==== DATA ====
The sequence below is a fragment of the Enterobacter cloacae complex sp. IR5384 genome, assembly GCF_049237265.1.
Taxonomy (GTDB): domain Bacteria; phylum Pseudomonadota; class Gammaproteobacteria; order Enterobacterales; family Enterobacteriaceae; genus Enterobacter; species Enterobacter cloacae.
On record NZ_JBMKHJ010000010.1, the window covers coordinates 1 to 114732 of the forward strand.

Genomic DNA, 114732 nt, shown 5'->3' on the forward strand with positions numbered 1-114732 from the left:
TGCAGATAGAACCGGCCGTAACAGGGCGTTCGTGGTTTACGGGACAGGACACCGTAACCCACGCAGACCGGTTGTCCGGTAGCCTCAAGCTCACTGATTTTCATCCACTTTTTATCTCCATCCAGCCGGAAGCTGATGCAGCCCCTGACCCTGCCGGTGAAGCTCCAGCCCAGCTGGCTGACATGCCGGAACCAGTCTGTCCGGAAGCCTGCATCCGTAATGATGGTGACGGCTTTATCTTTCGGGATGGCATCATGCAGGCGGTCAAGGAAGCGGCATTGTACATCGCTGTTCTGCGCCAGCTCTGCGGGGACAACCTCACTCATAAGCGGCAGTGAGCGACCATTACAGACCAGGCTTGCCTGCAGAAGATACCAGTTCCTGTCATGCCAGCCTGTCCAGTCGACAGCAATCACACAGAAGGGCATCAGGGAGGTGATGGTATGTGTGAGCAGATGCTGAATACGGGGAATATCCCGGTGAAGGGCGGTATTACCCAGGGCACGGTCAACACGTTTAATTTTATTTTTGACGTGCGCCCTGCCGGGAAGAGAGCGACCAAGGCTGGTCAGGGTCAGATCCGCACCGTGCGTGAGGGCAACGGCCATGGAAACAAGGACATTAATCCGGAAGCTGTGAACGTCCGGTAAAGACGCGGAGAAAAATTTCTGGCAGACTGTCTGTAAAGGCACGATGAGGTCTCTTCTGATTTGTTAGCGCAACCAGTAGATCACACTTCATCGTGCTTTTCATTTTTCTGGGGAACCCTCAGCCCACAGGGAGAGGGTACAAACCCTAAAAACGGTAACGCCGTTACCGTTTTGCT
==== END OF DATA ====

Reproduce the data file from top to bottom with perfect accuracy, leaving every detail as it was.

The sequence below is a fragment of the Enterobacter cloacae complex sp. IR5384 genome, assembly GCF_049237265.1.
Taxonomy (GTDB): domain Bacteria; phylum Pseudomonadota; class Gammaproteobacteria; order Enterobacterales; family Enterobacteriaceae; genus Enterobacter; species Enterobacter cloacae.
On record NZ_JBMKHJ010000010.1, the window covers coordinates 1 to 114732 of the forward strand.

Genomic DNA, 114732 nt, shown 5'->3' on the forward strand with positions numbered 1-114732 from the left:
TGCAGATAGAACCGGCCGTAACAGGGCGTTCGTGGTTTACGGGACAGGACACCGTAACCCACGCAGACCGGTTGTCCGGTAGCCTCAAGCTCACTGATTTTCATCCACTTTTTATCTCCATCCAGCCGGAAGCTGATGCAGCCCCTGACCCTGCCGGTGAAGCTCCAGCCCAGCTGGCTGACATGCCGGAACCAGTCTGTCCGGAAGCCTGCATCCGTAATGATGGTGACGGCTTTATCTTTCGGGATGGCATCATGCAGGCGGTCAAGGAAGCGGCATTGTACATCGCTGTTCTGCGCCAGCTCTGCGGGGACAACCTCACTCATAAGCGGCAGTGAGCGACCATTACAGACCAGGCTTGCCTGCAGAAGATACCAGTTCCTGTCATGCCAGCCTGTCCAGTCGACAGCAATCACACAGAAGGGCATCAGGGAGGTGATGGTATGTGTGAGCAGATGCTGAATACGGGGAATATCCCGGTGAAGGGCGGTATTACCCAGGGCACGGTCAACACGTTTAATTTTATTTTTGACGTGCGCCCTGCCGGGAAGAGAGCGACCAAGGCTGGTCAGGGTCAGATCCGCACCGTGCGTGAGGGCAACGGCCATGGAAACAAGGACATTAATCCGGAAGCTGTGAACGTCCGGTAAAGACGCGGAGAAAAATTTCTGGCAGACTGTCTGTAAAGGCACGATGAGGTCTCTTCTGATTTGTTAGCGCAACCAGTAGATCACACTTCATCGTGCTTTTCATTTTTCTGGGGAACCCTCAGCCCACAGGGAGAGGGTACAAACCCTAAAAACGGTAACGCCGTTACCGTTTTGCT